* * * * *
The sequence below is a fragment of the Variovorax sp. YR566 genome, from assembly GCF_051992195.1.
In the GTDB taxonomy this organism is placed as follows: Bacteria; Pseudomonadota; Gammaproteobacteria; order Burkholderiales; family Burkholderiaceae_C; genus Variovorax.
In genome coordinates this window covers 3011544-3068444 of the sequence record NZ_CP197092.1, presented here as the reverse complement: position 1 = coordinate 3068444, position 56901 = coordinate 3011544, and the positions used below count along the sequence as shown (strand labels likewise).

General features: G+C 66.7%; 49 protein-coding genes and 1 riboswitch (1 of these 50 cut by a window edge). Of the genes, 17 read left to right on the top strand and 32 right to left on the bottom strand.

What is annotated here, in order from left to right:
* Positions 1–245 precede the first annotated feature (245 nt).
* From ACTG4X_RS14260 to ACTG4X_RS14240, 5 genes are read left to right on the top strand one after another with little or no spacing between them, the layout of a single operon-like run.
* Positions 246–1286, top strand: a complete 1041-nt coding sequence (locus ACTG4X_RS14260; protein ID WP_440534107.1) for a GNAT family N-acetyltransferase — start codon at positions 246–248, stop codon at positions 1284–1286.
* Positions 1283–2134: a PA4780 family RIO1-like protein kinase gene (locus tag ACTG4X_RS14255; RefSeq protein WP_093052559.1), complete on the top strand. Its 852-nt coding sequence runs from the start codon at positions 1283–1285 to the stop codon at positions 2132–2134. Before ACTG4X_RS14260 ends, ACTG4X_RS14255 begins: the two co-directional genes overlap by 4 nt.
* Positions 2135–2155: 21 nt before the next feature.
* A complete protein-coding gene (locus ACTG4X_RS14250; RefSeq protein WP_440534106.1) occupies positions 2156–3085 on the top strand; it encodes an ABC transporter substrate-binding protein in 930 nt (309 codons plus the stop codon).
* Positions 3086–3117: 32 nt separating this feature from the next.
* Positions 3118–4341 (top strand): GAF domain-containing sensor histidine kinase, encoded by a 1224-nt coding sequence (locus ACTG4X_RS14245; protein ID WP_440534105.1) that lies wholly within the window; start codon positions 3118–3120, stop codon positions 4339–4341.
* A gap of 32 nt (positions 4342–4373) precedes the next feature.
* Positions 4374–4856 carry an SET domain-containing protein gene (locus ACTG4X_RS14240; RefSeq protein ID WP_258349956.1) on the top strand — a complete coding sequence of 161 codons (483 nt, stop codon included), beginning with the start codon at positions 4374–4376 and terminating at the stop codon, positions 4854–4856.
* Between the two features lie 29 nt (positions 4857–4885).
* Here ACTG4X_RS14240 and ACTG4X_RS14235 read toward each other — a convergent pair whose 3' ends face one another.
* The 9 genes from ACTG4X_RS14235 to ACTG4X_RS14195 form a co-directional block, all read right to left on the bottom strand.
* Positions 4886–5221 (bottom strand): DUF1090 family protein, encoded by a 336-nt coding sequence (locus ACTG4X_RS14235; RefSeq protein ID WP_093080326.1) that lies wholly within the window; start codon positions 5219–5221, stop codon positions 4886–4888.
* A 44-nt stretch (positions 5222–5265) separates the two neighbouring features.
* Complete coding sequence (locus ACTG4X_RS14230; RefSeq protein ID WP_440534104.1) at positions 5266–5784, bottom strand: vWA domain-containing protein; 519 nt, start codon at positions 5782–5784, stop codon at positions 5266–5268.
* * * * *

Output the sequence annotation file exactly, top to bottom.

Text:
The sequence below is a fragment of the Variovorax sp. YR566 genome, from assembly GCF_051992195.1.
In the GTDB taxonomy this organism is placed as follows: Bacteria; Pseudomonadota; Gammaproteobacteria; order Burkholderiales; family Burkholderiaceae_C; genus Variovorax.
In genome coordinates this window covers 3011544-3068444 of the sequence record NZ_CP197092.1, presented here as the reverse complement: position 1 = coordinate 3068444, position 56901 = coordinate 3011544, and the positions used below count along the sequence as shown (strand labels likewise).

General features: G+C 66.7%; 49 protein-coding genes and 1 riboswitch (1 of these 50 cut by a window edge). Of the genes, 17 read left to right on the top strand and 32 right to left on the bottom strand.

What is annotated here, in order from left to right:
* Positions 1–245 precede the first annotated feature (245 nt).
* From ACTG4X_RS14260 to ACTG4X_RS14240, 5 genes are read left to right on the top strand one after another with little or no spacing between them, the layout of a single operon-like run.
* Positions 246–1286, top strand: a complete 1041-nt coding sequence (locus ACTG4X_RS14260; protein ID WP_440534107.1) for a GNAT family N-acetyltransferase — start codon at positions 246–248, stop codon at positions 1284–1286.
* Positions 1283–2134: a PA4780 family RIO1-like protein kinase gene (locus tag ACTG4X_RS14255; RefSeq protein WP_093052559.1), complete on the top strand. Its 852-nt coding sequence runs from the start codon at positions 1283–1285 to the stop codon at positions 2132–2134. Before ACTG4X_RS14260 ends, ACTG4X_RS14255 begins: the two co-directional genes overlap by 4 nt.
* Positions 2135–2155: 21 nt before the next feature.
* A complete protein-coding gene (locus ACTG4X_RS14250; RefSeq protein WP_440534106.1) occupies positions 2156–3085 on the top strand; it encodes an ABC transporter substrate-binding protein in 930 nt (309 codons plus the stop codon).
* Positions 3086–3117: 32 nt separating this feature from the next.
* Positions 3118–4341 (top strand): GAF domain-containing sensor histidine kinase, encoded by a 1224-nt coding sequence (locus ACTG4X_RS14245; protein ID WP_440534105.1) that lies wholly within the window; start codon positions 3118–3120, stop codon positions 4339–4341.
* A gap of 32 nt (positions 4342–4373) precedes the next feature.
* Positions 4374–4856 carry an SET domain-containing protein gene (locus ACTG4X_RS14240; RefSeq protein ID WP_258349956.1) on the top strand — a complete coding sequence of 161 codons (483 nt, stop codon included), beginning with the start codon at positions 4374–4376 and terminating at the stop codon, positions 4854–4856.
* Between the two features lie 29 nt (positions 4857–4885).
* Here ACTG4X_RS14240 and ACTG4X_RS14235 read toward each other — a convergent pair whose 3' ends face one another.
* The 9 genes from ACTG4X_RS14235 to ACTG4X_RS14195 form a co-directional block, all read right to left on the bottom strand.
* Positions 4886–5221 (bottom strand): DUF1090 family protein, encoded by a 336-nt coding sequence (locus ACTG4X_RS14235; RefSeq protein ID WP_093080326.1) that lies wholly within the window; start codon positions 5219–5221, stop codon positions 4886–4888.
* A 44-nt stretch (positions 5222–5265) separates the two neighbouring features.
* Complete coding sequence (locus ACTG4X_RS14230; RefSeq protein ID WP_440534104.1) at positions 5266–5784, bottom strand: vWA domain-containing protein; 519 nt, start codon at positions 5782–5784, stop codon at positions 5266–5268.